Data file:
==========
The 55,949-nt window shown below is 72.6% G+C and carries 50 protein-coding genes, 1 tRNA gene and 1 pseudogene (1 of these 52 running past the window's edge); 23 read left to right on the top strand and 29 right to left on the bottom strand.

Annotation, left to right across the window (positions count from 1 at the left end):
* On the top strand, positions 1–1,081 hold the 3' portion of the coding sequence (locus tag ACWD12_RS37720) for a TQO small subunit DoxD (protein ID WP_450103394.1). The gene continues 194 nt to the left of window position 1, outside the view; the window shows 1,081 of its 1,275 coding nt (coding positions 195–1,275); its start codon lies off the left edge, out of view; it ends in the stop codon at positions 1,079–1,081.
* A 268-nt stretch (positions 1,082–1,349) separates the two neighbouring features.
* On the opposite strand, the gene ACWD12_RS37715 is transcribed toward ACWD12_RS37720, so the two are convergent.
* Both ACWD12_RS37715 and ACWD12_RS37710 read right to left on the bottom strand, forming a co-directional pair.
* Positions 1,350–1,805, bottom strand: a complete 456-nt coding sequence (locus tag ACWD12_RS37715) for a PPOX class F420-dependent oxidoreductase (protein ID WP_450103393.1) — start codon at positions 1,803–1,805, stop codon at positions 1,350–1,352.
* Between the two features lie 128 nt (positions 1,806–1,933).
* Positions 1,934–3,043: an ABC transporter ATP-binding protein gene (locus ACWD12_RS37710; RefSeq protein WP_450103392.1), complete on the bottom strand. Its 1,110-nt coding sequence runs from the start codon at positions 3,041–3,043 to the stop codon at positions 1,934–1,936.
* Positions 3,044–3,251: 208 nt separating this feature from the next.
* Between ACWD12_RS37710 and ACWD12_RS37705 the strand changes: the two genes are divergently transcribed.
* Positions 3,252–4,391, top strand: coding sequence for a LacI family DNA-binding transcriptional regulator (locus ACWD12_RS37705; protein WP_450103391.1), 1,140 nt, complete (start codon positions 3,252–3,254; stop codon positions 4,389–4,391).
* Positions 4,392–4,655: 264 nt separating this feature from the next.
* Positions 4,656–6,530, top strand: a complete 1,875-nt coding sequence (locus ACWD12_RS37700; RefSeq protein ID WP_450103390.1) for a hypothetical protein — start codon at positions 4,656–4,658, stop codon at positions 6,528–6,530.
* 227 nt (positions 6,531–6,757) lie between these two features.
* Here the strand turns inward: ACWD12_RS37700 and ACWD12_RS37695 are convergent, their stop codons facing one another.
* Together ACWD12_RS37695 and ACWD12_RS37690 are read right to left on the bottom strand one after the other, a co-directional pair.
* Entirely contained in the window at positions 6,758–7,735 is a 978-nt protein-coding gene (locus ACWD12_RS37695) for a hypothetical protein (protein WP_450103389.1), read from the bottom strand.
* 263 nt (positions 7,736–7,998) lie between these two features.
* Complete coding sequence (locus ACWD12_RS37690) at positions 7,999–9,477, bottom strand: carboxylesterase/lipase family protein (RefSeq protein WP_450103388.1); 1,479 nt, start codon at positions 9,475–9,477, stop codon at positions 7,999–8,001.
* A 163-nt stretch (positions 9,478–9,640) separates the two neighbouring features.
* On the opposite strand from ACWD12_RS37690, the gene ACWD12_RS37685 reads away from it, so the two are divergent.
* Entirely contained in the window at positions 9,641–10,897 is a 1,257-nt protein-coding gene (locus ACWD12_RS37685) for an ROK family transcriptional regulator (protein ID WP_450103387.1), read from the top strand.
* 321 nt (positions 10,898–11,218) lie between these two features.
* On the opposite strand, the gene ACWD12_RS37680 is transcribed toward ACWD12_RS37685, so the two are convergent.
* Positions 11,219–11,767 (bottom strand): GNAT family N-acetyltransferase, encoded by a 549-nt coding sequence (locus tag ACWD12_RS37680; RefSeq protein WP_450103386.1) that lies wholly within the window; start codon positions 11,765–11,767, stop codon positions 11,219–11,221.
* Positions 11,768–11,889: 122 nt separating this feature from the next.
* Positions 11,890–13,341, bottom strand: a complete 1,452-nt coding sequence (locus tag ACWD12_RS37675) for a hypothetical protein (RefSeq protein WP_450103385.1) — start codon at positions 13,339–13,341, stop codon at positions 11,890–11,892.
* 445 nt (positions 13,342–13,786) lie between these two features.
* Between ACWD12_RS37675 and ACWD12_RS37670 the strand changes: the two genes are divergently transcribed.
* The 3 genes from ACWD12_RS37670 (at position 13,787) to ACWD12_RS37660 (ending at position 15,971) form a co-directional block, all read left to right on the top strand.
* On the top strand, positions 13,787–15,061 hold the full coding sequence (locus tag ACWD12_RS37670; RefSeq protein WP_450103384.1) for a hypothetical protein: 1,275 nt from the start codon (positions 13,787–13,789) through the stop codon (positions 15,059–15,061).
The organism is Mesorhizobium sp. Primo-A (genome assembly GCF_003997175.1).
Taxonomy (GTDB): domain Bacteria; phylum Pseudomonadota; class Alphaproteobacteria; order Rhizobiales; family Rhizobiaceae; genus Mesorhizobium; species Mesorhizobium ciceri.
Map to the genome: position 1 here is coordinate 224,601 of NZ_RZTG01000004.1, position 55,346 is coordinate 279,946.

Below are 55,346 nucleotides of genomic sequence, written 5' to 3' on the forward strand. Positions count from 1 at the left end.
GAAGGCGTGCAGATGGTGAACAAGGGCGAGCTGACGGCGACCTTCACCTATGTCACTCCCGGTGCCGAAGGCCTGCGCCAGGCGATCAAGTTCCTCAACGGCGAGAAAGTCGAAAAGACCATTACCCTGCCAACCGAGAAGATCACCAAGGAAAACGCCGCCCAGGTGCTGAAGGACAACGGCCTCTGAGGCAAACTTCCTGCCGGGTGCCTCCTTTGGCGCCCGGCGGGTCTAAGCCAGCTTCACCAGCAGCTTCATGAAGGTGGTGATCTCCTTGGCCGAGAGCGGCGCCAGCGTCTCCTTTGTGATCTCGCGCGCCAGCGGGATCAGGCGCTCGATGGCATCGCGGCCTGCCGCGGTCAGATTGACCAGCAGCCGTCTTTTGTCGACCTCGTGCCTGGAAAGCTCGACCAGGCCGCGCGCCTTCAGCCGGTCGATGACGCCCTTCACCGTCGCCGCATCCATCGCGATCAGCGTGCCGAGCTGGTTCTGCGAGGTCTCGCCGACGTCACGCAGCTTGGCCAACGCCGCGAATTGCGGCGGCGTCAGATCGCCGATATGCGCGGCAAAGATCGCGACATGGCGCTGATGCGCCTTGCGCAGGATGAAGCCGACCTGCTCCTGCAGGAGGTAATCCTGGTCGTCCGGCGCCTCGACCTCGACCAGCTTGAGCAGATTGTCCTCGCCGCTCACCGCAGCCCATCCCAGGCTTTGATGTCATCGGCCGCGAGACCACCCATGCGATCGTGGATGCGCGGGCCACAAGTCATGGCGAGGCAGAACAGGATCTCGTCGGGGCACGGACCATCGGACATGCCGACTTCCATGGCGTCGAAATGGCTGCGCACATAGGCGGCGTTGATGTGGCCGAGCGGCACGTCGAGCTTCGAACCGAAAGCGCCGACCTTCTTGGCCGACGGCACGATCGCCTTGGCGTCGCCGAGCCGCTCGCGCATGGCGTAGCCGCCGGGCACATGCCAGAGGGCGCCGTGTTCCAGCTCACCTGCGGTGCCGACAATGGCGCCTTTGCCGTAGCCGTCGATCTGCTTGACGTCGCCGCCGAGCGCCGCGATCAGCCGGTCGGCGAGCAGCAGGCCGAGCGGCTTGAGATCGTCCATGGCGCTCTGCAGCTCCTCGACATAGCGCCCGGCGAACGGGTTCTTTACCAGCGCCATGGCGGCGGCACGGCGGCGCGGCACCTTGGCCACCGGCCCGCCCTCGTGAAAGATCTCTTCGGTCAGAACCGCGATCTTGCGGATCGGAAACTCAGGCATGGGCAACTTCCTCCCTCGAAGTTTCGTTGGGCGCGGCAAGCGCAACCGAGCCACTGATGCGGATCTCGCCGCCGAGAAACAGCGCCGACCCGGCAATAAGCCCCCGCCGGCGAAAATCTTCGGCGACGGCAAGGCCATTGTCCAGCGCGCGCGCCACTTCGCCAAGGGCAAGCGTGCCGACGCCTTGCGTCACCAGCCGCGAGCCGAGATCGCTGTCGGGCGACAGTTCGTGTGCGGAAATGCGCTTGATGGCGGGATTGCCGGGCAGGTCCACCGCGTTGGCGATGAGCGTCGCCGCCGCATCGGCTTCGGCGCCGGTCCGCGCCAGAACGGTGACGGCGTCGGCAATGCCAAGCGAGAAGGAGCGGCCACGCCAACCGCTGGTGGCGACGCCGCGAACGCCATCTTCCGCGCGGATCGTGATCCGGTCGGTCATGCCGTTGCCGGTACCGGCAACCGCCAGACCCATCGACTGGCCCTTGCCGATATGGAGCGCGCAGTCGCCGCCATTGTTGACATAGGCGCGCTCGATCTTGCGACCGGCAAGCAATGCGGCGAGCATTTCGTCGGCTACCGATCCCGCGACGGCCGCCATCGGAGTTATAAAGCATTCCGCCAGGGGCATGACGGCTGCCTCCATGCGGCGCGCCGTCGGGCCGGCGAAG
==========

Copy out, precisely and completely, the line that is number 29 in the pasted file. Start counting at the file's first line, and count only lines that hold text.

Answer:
* 445 nt (positions 13,342–13,786) lie between these two features.